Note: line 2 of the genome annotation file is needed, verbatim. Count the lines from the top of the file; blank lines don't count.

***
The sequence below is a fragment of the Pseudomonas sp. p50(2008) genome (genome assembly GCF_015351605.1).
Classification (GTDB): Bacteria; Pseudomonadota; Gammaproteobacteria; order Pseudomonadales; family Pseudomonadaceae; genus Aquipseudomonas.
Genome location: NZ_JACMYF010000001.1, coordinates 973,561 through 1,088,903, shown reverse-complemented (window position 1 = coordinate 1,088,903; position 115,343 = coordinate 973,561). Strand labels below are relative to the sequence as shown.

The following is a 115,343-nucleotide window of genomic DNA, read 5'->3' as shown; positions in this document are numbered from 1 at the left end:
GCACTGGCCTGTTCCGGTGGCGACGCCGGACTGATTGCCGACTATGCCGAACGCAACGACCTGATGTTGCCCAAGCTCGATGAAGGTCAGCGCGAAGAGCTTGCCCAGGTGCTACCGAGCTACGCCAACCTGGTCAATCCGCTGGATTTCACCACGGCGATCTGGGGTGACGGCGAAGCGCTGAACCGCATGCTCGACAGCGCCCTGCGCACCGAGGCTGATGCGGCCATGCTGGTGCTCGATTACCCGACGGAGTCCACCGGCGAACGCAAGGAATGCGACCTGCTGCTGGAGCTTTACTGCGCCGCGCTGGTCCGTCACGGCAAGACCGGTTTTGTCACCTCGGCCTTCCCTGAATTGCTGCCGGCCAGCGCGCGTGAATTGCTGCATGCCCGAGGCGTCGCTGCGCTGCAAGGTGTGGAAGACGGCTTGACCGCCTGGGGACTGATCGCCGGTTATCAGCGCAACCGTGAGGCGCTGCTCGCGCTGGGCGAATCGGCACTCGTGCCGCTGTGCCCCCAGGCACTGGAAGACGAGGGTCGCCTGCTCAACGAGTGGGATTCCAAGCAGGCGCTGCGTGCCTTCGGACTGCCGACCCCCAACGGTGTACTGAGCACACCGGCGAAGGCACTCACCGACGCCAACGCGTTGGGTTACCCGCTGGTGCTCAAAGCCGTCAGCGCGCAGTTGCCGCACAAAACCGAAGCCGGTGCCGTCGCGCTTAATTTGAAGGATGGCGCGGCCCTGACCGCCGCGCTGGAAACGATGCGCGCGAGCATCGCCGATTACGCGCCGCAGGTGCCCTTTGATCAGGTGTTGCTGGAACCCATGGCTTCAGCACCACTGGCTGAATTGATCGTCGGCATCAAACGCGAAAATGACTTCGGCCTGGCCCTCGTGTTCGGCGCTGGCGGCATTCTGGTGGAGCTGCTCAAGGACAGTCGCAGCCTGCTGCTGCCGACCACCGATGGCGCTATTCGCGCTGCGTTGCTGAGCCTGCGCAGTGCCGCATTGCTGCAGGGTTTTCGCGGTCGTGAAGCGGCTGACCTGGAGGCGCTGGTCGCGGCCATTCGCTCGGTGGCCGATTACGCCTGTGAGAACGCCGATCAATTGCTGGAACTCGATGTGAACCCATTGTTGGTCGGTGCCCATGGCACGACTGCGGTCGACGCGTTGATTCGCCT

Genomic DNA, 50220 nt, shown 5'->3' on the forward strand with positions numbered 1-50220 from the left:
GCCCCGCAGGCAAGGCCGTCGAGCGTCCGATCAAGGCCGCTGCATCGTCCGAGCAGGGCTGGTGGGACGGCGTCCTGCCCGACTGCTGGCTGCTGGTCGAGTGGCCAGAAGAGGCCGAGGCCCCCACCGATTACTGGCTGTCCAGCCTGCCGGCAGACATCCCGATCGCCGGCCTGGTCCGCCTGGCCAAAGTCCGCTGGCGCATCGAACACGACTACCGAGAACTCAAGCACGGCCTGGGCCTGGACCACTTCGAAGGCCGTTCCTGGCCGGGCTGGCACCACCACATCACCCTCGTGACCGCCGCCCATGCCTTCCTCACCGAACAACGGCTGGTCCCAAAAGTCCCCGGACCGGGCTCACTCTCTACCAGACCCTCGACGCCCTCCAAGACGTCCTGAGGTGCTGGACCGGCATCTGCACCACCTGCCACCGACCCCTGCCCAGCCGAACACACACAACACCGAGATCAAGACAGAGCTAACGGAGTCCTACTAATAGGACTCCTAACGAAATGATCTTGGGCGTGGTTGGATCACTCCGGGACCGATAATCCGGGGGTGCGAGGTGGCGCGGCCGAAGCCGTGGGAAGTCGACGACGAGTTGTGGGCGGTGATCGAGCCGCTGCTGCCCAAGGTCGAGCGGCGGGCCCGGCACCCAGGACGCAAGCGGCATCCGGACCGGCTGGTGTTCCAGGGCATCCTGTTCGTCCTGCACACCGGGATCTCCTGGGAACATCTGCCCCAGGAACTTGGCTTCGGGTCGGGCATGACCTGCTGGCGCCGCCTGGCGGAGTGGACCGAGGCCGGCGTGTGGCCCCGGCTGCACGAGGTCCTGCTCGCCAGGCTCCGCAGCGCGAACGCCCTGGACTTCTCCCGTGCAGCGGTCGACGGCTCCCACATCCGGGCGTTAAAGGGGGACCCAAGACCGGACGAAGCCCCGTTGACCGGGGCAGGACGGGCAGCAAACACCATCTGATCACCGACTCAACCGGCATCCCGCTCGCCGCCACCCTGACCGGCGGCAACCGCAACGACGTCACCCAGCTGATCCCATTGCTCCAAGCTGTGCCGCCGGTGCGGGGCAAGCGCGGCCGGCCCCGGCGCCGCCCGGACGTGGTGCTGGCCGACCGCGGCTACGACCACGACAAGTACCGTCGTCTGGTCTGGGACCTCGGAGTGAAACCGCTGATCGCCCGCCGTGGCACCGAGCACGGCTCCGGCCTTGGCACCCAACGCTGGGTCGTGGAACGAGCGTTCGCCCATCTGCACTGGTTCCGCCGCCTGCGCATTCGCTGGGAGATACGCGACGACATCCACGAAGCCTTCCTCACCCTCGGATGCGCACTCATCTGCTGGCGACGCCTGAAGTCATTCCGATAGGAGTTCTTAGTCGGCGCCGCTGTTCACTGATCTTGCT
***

Classification (GTDB): Bacteria; Pseudomonadota; Gammaproteobacteria; order Pseudomonadales; family Pseudomonadaceae; genus Aquipseudomonas.